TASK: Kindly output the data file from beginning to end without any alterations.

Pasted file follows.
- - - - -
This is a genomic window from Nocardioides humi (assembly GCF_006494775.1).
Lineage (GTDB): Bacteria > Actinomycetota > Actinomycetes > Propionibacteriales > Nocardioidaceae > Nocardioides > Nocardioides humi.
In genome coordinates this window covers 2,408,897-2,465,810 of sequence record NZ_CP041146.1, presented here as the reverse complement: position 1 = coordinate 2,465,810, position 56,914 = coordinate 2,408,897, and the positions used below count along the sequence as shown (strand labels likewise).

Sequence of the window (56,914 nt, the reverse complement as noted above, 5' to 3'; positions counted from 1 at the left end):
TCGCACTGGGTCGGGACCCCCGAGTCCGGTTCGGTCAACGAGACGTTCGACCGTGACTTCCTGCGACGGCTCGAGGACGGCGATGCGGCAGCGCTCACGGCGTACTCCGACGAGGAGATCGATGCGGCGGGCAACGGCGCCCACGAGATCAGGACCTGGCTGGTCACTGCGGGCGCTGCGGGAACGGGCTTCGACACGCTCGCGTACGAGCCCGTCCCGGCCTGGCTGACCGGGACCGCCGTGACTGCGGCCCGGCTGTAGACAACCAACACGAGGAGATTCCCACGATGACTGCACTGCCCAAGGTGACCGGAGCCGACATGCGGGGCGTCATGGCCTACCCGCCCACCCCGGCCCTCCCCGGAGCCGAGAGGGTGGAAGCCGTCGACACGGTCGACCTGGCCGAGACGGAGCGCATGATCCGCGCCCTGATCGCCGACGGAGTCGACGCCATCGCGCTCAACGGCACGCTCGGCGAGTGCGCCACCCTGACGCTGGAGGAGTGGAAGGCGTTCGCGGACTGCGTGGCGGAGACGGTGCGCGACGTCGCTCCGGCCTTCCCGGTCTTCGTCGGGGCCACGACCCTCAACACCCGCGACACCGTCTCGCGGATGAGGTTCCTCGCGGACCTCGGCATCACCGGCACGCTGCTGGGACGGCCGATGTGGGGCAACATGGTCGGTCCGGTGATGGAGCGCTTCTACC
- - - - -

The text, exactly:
This is a genomic window from Nocardioides humi (assembly GCF_006494775.1).
Lineage (GTDB): Bacteria > Actinomycetota > Actinomycetes > Propionibacteriales > Nocardioidaceae > Nocardioides > Nocardioides humi.
In genome coordinates this window covers 2,408,897-2,465,810 of sequence record NZ_CP041146.1, presented here as the reverse complement: position 1 = coordinate 2,465,810, position 56,914 = coordinate 2,408,897, and the positions used below count along the sequence as shown (strand labels likewise).

Sequence of the window (56,914 nt, the reverse complement as noted above, 5' to 3'; positions counted from 1 at the left end):
TCGCACTGGGTCGGGACCCCCGAGTCCGGTTCGGTCAACGAGACGTTCGACCGTGACTTCCTGCGACGGCTCGAGGACGGCGATGCGGCAGCGCTCACGGCGTACTCCGACGAGGAGATCGATGCGGCGGGCAACGGCGCCCACGAGATCAGGACCTGGCTGGTCACTGCGGGCGCTGCGGGAACGGGCTTCGACACGCTCGCGTACGAGCCCGTCCCGGCCTGGCTGACCGGGACCGCCGTGACTGCGGCCCGGCTGTAGACAACCAACACGAGGAGATTCCCACGATGACTGCACTGCCCAAGGTGACCGGAGCCGACATGCGGGGCGTCATGGCCTACCCGCCCACCCCGGCCCTCCCCGGAGCCGAGAGGGTGGAAGCCGTCGACACGGTCGACCTGGCCGAGACGGAGCGCATGATCCGCGCCCTGATCGCCGACGGAGTCGACGCCATCGCGCTCAACGGCACGCTCGGCGAGTGCGCCACCCTGACGCTGGAGGAGTGGAAGGCGTTCGCGGACTGCGTGGCGGAGACGGTGCGCGACGTCGCTCCGGCCTTCCCGGTCTTCGTCGGGGCCACGACCCTCAACACCCGCGACACCGTCTCGCGGATGAGGTTCCTCGCGGACCTCGGCATCACCGGCACGCTGCTGGGACGGCCGATGTGGGGCAACATGGTCGGTCCGGTGATGGAGCGCTTCTACC